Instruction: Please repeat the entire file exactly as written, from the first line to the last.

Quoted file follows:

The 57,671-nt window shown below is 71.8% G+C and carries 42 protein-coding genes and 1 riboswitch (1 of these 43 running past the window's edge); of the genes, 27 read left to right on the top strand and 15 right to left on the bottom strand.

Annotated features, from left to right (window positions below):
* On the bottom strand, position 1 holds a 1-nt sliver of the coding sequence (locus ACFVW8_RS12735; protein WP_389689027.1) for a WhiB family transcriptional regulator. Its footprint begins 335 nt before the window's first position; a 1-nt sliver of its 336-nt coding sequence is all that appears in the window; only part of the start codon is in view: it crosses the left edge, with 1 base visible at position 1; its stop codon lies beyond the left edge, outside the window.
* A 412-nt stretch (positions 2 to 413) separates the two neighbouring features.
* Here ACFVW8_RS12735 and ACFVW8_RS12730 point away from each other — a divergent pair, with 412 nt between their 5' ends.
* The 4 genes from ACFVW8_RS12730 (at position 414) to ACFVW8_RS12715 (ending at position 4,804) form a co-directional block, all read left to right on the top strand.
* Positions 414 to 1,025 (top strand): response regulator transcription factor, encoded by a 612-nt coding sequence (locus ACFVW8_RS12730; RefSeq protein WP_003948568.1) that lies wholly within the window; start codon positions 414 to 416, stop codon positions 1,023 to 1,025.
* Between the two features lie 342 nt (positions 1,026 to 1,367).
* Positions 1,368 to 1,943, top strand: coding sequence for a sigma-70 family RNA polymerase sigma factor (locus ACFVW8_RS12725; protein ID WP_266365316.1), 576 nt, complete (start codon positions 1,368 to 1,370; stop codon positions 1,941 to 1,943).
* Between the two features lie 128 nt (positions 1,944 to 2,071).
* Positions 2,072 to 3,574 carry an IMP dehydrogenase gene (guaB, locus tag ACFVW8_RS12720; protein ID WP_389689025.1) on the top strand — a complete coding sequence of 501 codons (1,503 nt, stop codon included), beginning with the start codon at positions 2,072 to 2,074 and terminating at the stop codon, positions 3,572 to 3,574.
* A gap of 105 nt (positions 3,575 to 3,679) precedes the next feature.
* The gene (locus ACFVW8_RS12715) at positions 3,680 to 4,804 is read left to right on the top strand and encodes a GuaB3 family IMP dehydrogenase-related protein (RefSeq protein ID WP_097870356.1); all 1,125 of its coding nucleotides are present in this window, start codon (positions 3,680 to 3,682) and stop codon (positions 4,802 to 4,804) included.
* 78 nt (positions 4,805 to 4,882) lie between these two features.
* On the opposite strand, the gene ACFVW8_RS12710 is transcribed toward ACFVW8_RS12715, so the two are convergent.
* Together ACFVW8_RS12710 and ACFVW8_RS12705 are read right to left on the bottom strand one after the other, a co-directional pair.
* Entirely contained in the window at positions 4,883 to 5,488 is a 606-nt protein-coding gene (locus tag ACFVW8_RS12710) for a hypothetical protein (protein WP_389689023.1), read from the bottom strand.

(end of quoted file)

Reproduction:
The 57,671-nt window shown below is 71.8% G+C and carries 42 protein-coding genes and 1 riboswitch (1 of these 43 running past the window's edge); of the genes, 27 read left to right on the top strand and 15 right to left on the bottom strand.

Annotated features, from left to right (window positions below):
* On the bottom strand, position 1 holds a 1-nt sliver of the coding sequence (locus ACFVW8_RS12735; protein WP_389689027.1) for a WhiB family transcriptional regulator. Its footprint begins 335 nt before the window's first position; a 1-nt sliver of its 336-nt coding sequence is all that appears in the window; only part of the start codon is in view: it crosses the left edge, with 1 base visible at position 1; its stop codon lies beyond the left edge, outside the window.
* A 412-nt stretch (positions 2 to 413) separates the two neighbouring features.
* Here ACFVW8_RS12735 and ACFVW8_RS12730 point away from each other — a divergent pair, with 412 nt between their 5' ends.
* The 4 genes from ACFVW8_RS12730 (at position 414) to ACFVW8_RS12715 (ending at position 4,804) form a co-directional block, all read left to right on the top strand.
* Positions 414 to 1,025 (top strand): response regulator transcription factor, encoded by a 612-nt coding sequence (locus ACFVW8_RS12730; RefSeq protein WP_003948568.1) that lies wholly within the window; start codon positions 414 to 416, stop codon positions 1,023 to 1,025.
* Between the two features lie 342 nt (positions 1,026 to 1,367).
* Positions 1,368 to 1,943, top strand: coding sequence for a sigma-70 family RNA polymerase sigma factor (locus ACFVW8_RS12725; protein ID WP_266365316.1), 576 nt, complete (start codon positions 1,368 to 1,370; stop codon positions 1,941 to 1,943).
* Between the two features lie 128 nt (positions 1,944 to 2,071).
* Positions 2,072 to 3,574 carry an IMP dehydrogenase gene (guaB, locus tag ACFVW8_RS12720; protein ID WP_389689025.1) on the top strand — a complete coding sequence of 501 codons (1,503 nt, stop codon included), beginning with the start codon at positions 2,072 to 2,074 and terminating at the stop codon, positions 3,572 to 3,574.
* A gap of 105 nt (positions 3,575 to 3,679) precedes the next feature.
* The gene (locus ACFVW8_RS12715) at positions 3,680 to 4,804 is read left to right on the top strand and encodes a GuaB3 family IMP dehydrogenase-related protein (RefSeq protein ID WP_097870356.1); all 1,125 of its coding nucleotides are present in this window, start codon (positions 3,680 to 3,682) and stop codon (positions 4,802 to 4,804) included.
* 78 nt (positions 4,805 to 4,882) lie between these two features.
* On the opposite strand, the gene ACFVW8_RS12710 is transcribed toward ACFVW8_RS12715, so the two are convergent.
* Together ACFVW8_RS12710 and ACFVW8_RS12705 are read right to left on the bottom strand one after the other, a co-directional pair.
* Entirely contained in the window at positions 4,883 to 5,488 is a 606-nt protein-coding gene (locus tag ACFVW8_RS12710) for a hypothetical protein (protein WP_389689023.1), read from the bottom strand.